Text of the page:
The Macclesfield Canal was one of the last narrow canals to be built, indeed, it was very nearly built as a railway! A variety of ideas were proposed and the present canal was approved by Act of Parliament in April 1826. The route of the canal was surveyed by Thomas Telford and construction was engineered by William Crosley. The completed canal was opened on 9th November 1831 at a cost of £320,000.
We publish here various pages of historical information and research including Graham Cousin's paper on 'The Building of the Macclesfield Canal', reproductions of reports made during the construction and some of the contents of the diary kept by Edward Hall, for more than 18 years Agent to the Macclesfield Canal Company. See these on the history pages.
As with many canals, the Macclesfield passed into the hands of the railways for about 100 years. The canal was bought out by the Manchester, Sheffield & Lincoln Railway in 1847. It was managed with the Ashton and Peak Forest canals, which were owned by the same company, and known collectively as the APM Canals. At railway grouping in 1923 the APM found themselves with the LNER. The canals and the railways were nationalised in 1947and the Macclesfield went to a new body, the Docks & Inland Waterways Board. Commercial carrying finished only in the 1960's shortly before British Waterways was formed. The canal is now part of the network owned and managed by the charity, the Canal & River Trust.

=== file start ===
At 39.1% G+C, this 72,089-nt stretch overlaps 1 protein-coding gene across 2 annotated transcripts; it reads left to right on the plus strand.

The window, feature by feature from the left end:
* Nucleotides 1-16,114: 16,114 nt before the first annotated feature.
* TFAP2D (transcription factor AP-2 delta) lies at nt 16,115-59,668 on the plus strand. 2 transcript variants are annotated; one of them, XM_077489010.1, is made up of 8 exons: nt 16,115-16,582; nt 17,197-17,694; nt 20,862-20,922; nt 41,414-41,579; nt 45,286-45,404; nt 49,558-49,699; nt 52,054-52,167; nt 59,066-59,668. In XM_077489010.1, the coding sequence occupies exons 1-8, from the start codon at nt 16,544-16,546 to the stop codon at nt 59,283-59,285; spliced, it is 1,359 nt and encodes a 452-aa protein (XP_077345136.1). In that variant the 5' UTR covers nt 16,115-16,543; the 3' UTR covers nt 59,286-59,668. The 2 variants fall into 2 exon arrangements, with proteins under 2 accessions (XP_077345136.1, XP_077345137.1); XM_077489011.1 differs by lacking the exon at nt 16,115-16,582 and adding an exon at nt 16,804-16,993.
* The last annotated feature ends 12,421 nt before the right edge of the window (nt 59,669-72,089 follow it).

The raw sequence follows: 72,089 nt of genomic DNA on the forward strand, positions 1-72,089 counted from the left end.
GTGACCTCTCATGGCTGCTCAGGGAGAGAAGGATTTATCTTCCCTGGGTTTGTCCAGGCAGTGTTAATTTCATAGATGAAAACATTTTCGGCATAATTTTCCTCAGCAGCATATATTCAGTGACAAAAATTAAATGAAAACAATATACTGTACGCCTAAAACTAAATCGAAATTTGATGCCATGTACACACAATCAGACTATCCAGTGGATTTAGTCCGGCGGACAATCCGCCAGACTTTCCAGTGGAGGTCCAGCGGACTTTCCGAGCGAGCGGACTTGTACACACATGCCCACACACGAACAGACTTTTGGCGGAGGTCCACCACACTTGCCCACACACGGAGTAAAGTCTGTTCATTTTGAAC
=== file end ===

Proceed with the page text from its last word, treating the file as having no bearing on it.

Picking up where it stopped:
Although in need of maintenance, the canal remained navigable throughout and did not require restoration when leisure use began. Indeed, the UK's very first narrow canal cruising club, the North Cheshire Cruising Club (NCCC), was established on the canal in 1943! The state of the canal in those days may be deduced from the name of the NCCC newsletter - Ditchcrawler! It was the heroic joint action of the NCCC and the IWA that ensured that the Macclesfield Canal was not abandoned.